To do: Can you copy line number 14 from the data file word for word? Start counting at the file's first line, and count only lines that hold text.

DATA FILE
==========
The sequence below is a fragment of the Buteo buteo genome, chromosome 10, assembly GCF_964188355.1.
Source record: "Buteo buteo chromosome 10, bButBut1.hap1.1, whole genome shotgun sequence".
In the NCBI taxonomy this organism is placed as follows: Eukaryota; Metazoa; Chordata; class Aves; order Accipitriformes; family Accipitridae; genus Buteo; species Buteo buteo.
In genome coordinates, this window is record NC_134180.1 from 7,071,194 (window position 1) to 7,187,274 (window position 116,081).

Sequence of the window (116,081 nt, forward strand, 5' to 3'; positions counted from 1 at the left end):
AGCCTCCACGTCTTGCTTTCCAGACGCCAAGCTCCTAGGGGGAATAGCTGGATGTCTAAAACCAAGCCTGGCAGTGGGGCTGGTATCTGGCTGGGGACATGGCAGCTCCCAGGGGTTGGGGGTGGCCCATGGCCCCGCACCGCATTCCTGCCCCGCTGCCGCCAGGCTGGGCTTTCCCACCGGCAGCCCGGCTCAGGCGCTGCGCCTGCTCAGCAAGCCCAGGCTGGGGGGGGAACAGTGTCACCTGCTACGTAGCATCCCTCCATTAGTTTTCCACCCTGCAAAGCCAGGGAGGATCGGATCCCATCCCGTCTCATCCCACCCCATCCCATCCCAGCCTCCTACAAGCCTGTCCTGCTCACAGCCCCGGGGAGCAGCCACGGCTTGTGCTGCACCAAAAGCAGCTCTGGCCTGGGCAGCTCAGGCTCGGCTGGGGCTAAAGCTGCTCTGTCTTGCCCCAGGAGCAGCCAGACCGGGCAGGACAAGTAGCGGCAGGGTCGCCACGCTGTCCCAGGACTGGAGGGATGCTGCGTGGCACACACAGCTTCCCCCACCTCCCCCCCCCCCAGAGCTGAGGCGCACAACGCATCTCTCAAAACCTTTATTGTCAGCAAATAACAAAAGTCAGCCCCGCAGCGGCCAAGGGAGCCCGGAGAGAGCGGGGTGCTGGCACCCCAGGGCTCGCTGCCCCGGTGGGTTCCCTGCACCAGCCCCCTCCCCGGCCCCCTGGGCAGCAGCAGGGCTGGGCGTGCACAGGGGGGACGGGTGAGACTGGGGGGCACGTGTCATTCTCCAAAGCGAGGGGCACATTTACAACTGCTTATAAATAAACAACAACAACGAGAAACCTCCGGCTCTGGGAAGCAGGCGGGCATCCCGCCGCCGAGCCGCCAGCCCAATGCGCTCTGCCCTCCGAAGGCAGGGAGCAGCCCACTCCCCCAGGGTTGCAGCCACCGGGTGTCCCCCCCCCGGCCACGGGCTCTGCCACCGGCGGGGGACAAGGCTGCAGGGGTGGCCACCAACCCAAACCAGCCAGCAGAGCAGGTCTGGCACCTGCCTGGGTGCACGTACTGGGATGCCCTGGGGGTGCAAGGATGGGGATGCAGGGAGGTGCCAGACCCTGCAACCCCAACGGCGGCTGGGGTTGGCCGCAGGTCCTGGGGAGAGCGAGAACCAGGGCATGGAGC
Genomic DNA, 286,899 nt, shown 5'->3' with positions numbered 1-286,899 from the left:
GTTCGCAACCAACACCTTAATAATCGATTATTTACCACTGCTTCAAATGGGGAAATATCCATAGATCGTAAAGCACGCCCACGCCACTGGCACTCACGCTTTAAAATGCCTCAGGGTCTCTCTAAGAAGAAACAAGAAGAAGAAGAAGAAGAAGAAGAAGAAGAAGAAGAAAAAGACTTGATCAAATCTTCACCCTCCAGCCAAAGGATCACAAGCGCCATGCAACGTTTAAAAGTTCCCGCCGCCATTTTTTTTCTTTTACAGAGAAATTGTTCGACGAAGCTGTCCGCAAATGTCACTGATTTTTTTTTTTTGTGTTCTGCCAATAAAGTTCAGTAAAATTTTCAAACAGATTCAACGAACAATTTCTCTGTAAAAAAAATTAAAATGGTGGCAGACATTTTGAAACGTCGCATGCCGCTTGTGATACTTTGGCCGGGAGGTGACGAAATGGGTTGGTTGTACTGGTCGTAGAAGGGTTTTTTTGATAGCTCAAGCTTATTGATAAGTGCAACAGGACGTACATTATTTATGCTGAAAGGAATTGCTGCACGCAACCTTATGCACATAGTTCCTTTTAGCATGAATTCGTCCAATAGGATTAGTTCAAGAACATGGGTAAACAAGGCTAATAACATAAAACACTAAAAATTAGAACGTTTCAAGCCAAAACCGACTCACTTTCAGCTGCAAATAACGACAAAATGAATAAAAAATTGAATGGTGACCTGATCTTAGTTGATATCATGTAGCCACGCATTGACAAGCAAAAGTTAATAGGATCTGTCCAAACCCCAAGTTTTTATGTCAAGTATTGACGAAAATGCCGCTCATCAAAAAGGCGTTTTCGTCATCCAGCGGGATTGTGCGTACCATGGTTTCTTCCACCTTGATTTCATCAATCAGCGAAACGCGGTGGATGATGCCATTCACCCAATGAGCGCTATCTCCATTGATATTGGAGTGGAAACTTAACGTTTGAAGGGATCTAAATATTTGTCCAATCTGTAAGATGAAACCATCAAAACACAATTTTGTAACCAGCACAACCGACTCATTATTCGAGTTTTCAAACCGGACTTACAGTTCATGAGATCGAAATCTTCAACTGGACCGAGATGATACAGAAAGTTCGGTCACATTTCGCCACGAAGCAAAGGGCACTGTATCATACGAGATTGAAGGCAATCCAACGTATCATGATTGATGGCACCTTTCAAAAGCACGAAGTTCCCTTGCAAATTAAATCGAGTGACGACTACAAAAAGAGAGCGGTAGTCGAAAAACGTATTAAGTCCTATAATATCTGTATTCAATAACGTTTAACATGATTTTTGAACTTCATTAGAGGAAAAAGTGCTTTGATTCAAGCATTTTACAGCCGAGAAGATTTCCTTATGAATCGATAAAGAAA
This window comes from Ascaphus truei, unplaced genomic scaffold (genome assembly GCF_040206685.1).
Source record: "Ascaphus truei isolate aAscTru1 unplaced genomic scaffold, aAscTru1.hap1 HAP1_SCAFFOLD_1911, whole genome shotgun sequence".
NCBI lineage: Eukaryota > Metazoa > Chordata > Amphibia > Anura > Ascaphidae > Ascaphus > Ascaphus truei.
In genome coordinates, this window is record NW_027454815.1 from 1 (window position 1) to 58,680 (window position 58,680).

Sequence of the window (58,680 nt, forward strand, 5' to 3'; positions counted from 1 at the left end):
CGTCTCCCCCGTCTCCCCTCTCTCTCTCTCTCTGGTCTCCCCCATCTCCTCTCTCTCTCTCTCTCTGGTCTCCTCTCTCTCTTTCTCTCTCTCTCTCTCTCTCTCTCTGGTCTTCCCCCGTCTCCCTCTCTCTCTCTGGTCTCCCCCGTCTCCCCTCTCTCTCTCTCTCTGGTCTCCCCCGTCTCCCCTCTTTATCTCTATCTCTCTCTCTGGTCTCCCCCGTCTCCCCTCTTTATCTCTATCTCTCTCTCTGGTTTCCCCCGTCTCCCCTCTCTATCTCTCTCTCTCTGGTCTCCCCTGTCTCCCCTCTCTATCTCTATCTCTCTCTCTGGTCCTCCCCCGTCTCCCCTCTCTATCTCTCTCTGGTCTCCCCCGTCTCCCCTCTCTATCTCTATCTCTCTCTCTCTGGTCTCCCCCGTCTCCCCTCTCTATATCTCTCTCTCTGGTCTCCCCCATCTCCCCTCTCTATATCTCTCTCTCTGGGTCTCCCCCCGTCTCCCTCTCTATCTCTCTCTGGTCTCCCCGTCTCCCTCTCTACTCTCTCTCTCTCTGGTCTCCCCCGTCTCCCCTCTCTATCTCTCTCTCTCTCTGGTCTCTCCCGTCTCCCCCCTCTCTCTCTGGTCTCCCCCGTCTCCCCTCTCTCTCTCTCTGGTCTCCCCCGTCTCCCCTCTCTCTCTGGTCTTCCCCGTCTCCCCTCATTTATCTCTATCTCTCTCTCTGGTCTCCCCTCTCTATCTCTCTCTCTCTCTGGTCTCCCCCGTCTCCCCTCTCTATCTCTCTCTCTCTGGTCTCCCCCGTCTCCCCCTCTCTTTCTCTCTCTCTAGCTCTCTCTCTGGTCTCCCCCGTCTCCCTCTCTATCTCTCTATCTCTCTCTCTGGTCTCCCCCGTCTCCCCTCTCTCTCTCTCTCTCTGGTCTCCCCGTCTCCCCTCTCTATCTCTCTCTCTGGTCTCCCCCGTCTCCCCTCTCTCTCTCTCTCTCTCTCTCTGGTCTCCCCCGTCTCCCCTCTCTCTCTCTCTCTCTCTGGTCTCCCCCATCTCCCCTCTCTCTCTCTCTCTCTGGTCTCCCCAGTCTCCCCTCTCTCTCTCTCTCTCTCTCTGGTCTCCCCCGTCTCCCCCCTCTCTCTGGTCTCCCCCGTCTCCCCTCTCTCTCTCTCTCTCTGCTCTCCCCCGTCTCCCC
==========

CGTCTCCCCCGTCTCCCCTCTCTCTCTCTCTCTGGTCTCCCCCATCTCCTCTCTCTCTCTCTCTCTGGTCTCCTCTCTCTCTTTCTCTCTCTCTCTCTCTCTCTCTCTGGTCTTCCCCCGTCTCCCTCTCTCTCTCTGGTCTCCCCCGTCTCCCCTCTCTCTCTCTCTCTGGTCTCCCCCGTCTCCCCTCTTTATCTCTATCTCTCTCTCTGGTCTCCCCCGTCTCCCCTCTTTATCTCTATCTCTCTCTCTGGTTTCCCCCGTCTCCCCTCTCTATCTCTCTCTCTCTGGTCTCCCCTGTCTCCCCTCTCTATCTCTATCTCTCTCTCTGGTCCTCCCCCGTCTCCCCTCTCTATCTCTCTCTGGTCTCCCCCGTCTCCCCTCTCTATCTCTATCTCTCTCTCTCTGGTCTCCCCCGTCTCCCCTCTCTATATCTCTCTCTCTGGTCTCCCCCATCTCCCCTCTCTATATCTCTCTCTCTGGGTCTCCCCCCGTCTCCCTCTCTATCTCTCTCTGGTCTCCCCGTCTCCCTCTCTACTCTCTCTCTCTCTGGTCTCCCCCGTCTCCCCTCTCTATCTCTCTCTCTCTCTGGTCTCTCCCGTCTCCCCCCTCTCTCTCTGGTCTCCCCCGTCTCCCCTCTCTCTCTCTCTGGTCTCCCCCGTCTCCCCTCTCTCTCTGGTCTTCCCCGTCTCCCCTCATTTATCTCTATCTCTCTCTCTGGTCTCCCCTCTCTATCTCTCTCTCTCTCTGGTCTCCCCCGTCTCCCCTCTCTATCTCTCTCTCTCTGGTCTCCCCCGTCTCCCCCTCTCTTTCTCTCTCTCTAGCTCTCTCTCTGGTCTCCCCCGTCTCCCTCTCTATCTCTCTATCTCTCTCTCTGGTCTCCCCCGTCTCCCCTCTCTCTCTCTCTCTCTGGTCTCCCCGTCTCCCCTCTCTATCTCTCTCTCTGGTCTCCCCCGTCTCCCCTCTCTCTCTCTCTCTCTCTCTCTGGTCTCCCCCGTCTCCCCTCTCTCTCTCTCTCTCTCTGGTCTCCCCCATCTCCCCTCTCTCTCTCTCTCTCTGGTCTCCCCAGTCTCCCCTCTCTCTCTCTCTCTCTCTCTGGTCTCCCCCGTCTCCCCCCTCTCTCTGGTCTCCCCCGTCTCCCCTCTCTCTCTCTCTCTCTGCTCTCCCCCGTCTCCCC